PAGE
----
The British Boxing Board of Control (BBBC), the sport's governing body, has always refused to license women, citing medical grounds. Without a licence, female professionals cannot compete at men's fights - the events that attract the promoters and the sponsorship money.
Couch, 28, has decided to provoke a showdown with the BBBC, which she accuses of being stuck in a chauvinistic time warp. Last week she applied for a licence, knowing she would be turned down. Now she plans to launch a court action, claiming restriction of trade and sexual discrimination. "It's ridiculous that I'm a world champion and I can't fight in Britain," said Couch, known as the "Fleetwood Assassin", after her Lancashire home town.
In the United States and in much of Europe, particularly France, Germany and Scandinavia, women's boxing is regarded as a legitimate sport and is followed avidly on television.
Some experts suggest that women are more vulnerable to head injuries than men, but others point out that they also throw a less-heavy punch. A recent meeting of the World Boxing Council's medical panel was told that the sport is no more dangerous for women than for men.
However, John Morris, general secretary of the BBBC, remains unconvinced. "There is the question of pregnancy, and of whether women should box during their... periods," he said. "Our doctors are ambivalent."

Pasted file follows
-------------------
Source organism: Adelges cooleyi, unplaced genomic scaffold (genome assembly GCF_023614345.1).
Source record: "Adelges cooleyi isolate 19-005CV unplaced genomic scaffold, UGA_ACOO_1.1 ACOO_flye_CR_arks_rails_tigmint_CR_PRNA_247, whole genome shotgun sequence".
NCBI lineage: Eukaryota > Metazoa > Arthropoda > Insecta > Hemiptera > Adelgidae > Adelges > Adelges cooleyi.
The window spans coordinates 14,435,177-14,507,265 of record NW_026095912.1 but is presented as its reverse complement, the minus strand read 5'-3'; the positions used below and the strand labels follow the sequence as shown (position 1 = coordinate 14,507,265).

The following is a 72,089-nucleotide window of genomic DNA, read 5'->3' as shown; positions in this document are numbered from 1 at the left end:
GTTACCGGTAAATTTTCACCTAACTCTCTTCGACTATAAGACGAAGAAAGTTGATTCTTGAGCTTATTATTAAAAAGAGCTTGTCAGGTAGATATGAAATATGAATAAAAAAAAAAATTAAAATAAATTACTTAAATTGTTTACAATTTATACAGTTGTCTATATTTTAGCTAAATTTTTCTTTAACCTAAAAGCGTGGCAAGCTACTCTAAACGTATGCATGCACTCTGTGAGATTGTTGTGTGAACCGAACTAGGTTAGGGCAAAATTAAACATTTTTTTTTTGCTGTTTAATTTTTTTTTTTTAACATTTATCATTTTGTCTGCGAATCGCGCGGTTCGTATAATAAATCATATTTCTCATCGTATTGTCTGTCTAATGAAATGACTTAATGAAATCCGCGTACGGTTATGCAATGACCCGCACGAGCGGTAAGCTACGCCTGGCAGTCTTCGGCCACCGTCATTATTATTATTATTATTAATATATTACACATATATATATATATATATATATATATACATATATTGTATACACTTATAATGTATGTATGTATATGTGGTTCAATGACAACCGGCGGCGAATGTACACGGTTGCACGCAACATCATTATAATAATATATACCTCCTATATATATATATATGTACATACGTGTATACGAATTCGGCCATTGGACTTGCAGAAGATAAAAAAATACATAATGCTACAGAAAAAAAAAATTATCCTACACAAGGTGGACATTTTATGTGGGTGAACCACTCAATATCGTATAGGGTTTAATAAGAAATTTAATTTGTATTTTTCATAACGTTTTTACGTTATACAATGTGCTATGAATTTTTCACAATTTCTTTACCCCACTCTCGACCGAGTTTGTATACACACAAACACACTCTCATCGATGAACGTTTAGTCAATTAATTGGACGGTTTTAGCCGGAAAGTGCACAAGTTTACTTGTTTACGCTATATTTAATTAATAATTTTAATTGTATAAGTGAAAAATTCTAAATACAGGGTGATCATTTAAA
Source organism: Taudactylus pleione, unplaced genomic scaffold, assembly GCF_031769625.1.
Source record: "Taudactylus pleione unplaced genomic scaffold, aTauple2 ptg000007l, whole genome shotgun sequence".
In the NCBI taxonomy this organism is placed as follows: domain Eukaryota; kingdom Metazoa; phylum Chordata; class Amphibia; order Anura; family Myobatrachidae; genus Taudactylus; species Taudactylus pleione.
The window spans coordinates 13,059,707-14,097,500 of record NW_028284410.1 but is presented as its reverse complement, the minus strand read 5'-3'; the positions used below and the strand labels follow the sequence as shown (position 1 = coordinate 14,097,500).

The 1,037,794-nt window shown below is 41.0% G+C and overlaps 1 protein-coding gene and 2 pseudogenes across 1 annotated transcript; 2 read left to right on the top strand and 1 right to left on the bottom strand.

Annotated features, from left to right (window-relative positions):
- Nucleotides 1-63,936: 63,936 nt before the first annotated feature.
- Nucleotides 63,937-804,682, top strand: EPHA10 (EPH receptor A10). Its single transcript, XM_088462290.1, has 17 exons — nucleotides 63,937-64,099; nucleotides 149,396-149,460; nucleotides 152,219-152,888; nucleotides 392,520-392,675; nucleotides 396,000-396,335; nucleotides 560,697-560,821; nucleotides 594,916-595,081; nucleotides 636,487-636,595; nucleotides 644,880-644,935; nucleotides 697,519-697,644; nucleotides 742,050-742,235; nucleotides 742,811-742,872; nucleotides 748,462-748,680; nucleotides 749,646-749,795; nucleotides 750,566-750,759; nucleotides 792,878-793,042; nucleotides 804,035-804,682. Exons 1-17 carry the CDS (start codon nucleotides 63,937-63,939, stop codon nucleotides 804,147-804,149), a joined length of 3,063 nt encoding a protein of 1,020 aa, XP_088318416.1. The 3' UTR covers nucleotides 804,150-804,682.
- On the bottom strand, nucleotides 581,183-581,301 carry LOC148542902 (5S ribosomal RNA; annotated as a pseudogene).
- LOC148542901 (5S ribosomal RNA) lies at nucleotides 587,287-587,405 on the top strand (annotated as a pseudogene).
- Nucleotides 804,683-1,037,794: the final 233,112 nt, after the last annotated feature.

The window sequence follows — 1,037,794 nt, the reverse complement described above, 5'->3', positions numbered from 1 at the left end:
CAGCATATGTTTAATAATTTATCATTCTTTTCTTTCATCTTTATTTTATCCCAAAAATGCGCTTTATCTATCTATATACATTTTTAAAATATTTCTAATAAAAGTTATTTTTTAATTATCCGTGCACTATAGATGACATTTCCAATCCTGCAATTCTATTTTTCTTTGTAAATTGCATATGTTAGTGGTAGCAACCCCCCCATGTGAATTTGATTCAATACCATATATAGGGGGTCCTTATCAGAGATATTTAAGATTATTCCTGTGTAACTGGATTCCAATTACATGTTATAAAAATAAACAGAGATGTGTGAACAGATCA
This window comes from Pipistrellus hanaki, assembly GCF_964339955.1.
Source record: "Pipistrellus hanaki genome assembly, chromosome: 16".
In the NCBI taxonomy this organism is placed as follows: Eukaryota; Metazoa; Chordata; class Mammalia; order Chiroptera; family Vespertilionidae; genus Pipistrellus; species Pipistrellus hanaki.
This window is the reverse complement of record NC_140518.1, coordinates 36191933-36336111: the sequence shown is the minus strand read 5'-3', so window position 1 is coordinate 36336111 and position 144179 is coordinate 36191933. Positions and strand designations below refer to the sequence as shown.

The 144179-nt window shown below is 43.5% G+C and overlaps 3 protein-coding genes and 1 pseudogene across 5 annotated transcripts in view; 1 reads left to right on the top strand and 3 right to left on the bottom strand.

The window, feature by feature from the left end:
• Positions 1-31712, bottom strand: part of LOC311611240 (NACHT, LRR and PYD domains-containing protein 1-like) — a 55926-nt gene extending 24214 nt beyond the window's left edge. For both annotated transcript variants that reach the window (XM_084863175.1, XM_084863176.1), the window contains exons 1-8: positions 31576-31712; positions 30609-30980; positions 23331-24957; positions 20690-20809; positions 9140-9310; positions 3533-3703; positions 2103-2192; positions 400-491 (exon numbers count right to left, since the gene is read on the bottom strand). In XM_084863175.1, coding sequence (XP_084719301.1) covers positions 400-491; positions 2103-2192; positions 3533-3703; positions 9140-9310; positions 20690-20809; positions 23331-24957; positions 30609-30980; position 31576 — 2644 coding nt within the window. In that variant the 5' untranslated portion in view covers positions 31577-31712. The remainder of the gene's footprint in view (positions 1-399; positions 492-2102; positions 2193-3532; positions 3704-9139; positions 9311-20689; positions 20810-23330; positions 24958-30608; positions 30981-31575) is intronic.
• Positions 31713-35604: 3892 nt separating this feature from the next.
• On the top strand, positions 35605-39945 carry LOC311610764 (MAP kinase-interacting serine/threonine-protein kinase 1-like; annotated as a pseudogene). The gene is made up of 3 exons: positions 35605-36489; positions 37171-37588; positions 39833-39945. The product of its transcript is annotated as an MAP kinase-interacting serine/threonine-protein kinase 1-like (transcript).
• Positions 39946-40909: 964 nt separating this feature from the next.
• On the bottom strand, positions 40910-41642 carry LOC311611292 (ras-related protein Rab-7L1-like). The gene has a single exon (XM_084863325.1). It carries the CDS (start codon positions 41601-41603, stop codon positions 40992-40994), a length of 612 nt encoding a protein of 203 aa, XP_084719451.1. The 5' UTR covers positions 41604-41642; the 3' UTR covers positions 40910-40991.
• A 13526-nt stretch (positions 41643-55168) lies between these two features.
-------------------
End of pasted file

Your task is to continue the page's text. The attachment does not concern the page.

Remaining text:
The board, which is taking legal advice on Couch's court action, has no plans to conduct any research on the subject. Mr Morris suggested that female professionals should set up their own licensing body.
"A lot of people on my board don't like the idea of women boxing and getting their faces knocked around," he said. "I may be old-fashioned, but neither do I. And just imagine the outcry if a woman got badly hurt."
Couch, naturally, scoffs at such sentiments, saying she has only ever suffered a few cuts and bruises - "nothing worse than you would get down the pub on a Saturday night". For her, the rush of adrenalin is the driving force. "I just love going into that ring," she said. She believes that her sport will eventually receive recognition in Britain and was heartened by the Amateur Boxing Association's decision last year to allow women and girls to fight. But for professionals, the only British events in which they can participate are all-female fights, which are rarely staged because of scant interest from promoters and the shortage of high-calibre women.
Pauline Dickson, of the Association of Women Boxers, is circumspect. "You can't expect things to change overnight," she said. "But women's boxing is a hot potato that no one really wants to take responsibility for."
Couch, who started boxing two and a half years ago, won the world title last May in Copenhagen. She will defend it in August in Connecticut, on the same bill as Montell Griffin, the World Boxing Council light-heavyweight champion.
But for the moment, her aggression is directed at the BBBC. "They've got a fight on their hands," she said.